Five months after the catastrophic Yukon River flooding in Galena, recovery works are still underway to rebuild the small town in Alaska which was once home to almost 500 residents.
For the past three months, Chapman Freeborn Airchartering was part of the rescue and rebuilding efforts – the leading aircraft charter specialist operated six chartered flights a week to send a team of contractors with the Air Force Civil Engineer Center, their equipment, supplies and environmental samples to the area to assist with making the area safe again.
“Regular flights were required to position contractors between Fairbanks and Galena so they could spend as long as possible each day on gathering samples for tests. As there were no locally-based carriers available, we positioned an Embraer 120 Brasilia aircraft up from Midwest United States to operate those daily rotations,” said Helen Hollis, Passenger Charter Broker from Chapman Freeborn USA, who managed the air charter operations to Galena.
The chartered flights began with 15 passengers a day but soon increased to up to 30 passengers so that the contractors could complete their tasks before the harsh winter weather set in. Approaching the end of September, however, the flight manifest boasted a few canine passengers.
The aircraft charter specialist was approached to assist with returning 15 sled dogs evacuated from the area back to their owners. Although sled dogs may not be the sole means of transportation around Galena anymore, for the locals, they are an integral part of the winter culture.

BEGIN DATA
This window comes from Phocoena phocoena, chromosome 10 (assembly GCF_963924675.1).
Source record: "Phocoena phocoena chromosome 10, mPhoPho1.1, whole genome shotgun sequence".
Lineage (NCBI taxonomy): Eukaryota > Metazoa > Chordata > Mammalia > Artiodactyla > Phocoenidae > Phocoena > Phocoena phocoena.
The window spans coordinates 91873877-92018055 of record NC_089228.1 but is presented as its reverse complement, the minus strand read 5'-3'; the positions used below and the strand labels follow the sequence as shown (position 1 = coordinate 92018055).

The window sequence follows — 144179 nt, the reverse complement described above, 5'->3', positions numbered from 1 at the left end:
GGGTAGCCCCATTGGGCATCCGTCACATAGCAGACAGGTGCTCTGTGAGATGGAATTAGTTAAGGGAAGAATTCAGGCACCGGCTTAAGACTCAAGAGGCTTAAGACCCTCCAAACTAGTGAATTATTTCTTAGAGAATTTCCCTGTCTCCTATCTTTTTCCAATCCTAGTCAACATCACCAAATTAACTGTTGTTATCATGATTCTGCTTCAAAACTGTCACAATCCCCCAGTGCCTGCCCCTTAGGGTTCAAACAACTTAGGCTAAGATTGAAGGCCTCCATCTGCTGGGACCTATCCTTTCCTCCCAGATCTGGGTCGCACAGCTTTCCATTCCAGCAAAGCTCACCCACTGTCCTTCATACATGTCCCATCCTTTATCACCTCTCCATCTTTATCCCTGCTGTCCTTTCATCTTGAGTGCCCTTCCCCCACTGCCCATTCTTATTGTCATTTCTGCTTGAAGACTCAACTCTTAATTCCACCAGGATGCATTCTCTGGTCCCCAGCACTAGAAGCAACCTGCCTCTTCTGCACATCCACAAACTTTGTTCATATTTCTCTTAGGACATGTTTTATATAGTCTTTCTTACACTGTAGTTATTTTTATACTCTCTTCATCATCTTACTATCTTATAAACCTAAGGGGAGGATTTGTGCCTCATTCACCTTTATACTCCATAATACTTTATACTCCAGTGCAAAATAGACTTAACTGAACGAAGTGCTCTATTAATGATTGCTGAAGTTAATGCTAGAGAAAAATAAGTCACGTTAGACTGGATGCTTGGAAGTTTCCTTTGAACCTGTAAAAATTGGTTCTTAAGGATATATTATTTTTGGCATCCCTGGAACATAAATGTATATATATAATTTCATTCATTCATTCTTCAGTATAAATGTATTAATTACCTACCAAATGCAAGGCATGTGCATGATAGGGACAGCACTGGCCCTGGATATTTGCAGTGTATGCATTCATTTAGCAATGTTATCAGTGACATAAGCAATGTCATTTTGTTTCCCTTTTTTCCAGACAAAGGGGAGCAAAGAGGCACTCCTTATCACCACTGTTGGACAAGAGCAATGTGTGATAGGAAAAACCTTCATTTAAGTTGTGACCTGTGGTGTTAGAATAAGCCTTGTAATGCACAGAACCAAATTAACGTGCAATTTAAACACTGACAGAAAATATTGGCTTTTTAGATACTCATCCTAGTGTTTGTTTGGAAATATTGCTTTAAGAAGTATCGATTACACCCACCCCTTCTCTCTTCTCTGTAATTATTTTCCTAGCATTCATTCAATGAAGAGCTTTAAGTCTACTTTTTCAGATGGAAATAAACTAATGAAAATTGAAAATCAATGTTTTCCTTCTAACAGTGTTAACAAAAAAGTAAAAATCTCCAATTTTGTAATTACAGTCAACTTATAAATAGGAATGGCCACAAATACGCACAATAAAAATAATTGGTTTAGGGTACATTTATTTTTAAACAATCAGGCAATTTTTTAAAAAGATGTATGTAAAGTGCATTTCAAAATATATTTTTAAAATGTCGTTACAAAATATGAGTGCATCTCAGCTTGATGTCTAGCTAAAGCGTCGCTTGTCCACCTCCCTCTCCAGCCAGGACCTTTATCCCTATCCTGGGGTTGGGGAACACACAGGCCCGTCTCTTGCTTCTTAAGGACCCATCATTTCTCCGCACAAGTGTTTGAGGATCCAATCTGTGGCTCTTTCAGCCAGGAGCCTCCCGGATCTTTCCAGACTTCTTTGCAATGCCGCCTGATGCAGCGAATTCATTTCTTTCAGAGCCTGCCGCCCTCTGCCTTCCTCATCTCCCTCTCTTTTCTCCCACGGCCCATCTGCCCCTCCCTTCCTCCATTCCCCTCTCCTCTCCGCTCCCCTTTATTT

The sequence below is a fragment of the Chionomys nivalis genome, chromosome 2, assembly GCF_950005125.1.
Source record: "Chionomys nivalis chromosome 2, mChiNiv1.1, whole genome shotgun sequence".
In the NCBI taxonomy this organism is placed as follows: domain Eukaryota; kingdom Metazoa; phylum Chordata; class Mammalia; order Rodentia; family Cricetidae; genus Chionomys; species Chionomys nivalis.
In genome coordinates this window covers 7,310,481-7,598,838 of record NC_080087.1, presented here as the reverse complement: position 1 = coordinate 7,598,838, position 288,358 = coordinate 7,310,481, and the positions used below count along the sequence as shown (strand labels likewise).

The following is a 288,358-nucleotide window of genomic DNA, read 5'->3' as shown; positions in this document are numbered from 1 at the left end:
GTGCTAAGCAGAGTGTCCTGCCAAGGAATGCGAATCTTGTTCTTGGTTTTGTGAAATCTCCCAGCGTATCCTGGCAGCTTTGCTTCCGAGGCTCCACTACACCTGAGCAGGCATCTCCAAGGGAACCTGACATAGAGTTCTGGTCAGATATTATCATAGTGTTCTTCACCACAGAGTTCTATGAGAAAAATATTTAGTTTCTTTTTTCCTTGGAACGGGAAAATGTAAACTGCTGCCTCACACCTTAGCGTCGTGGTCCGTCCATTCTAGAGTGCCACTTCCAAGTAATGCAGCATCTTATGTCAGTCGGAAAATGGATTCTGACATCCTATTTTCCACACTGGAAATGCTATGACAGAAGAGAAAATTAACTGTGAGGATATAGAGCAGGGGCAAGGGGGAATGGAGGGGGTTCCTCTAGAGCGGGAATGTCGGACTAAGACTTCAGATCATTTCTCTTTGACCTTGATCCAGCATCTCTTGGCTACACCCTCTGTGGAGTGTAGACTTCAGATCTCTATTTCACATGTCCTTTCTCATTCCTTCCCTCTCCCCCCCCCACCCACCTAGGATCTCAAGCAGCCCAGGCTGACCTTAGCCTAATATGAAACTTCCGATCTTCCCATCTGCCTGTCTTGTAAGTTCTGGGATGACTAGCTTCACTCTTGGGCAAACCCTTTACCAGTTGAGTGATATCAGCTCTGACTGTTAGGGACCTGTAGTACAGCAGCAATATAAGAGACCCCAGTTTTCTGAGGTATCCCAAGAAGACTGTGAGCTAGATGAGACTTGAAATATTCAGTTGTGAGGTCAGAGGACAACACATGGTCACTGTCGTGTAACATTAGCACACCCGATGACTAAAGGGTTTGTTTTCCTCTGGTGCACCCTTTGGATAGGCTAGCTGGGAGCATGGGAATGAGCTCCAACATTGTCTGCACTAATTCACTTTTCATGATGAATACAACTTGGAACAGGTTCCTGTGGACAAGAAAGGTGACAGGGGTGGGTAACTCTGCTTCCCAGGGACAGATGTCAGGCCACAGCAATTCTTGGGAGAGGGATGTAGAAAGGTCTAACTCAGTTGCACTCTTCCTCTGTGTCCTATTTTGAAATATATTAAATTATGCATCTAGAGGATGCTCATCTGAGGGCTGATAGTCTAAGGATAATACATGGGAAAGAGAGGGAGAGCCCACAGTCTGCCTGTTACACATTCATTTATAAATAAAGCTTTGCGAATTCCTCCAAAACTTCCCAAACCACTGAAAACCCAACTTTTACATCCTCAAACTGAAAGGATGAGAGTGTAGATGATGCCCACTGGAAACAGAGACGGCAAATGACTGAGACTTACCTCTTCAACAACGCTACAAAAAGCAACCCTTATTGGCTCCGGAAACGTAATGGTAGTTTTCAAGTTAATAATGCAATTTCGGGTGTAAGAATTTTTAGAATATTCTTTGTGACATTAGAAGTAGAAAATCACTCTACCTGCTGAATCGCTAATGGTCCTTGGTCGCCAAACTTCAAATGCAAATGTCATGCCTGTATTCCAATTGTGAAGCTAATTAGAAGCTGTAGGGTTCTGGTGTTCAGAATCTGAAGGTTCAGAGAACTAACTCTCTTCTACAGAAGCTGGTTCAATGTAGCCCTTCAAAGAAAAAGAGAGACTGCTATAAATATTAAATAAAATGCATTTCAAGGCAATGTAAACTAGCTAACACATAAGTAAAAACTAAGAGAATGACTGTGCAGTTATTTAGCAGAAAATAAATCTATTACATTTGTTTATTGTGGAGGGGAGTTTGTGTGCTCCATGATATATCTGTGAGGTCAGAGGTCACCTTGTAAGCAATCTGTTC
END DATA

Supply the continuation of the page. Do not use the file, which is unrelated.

Tiny and Cruger offloaded from the plane’s cargo hold
(Photo Courtesy of U.S. Air Force photo; Bill Hughes)
Chapman Freeborn USA team worked closely with the airline and the Air Force to move the dogs on the aircraft back to Galena. As the safety and well-being of the sled dogs were of paramount importance, the aircraft charter specialist ensured that the aircraft is in the right condition for the canine passengers during the one hour plus flight.
Commenting on the challenges of the operation, Hollis said: “Some of the dogs didn’t have health certificates as they were destroyed in the floods so we had to get vets to sign them off before they travelled. We also had to check that they could travel in the cargo hold as there wasn’t space for them in the cabin. While the sled dogs are used to living in cold conditions, we had to make sure that the temperature in the cargo hold would not drop too low for them.”
“Furthermore, the vets from the local shelters helped to ensure the dogs were in good health so they could travel. Although we had some diversion due to the weather in Alaska, overall the flights were a great success.”
On September 16th, Tiny and Cruger were the first sled dogs to return home to Galena.
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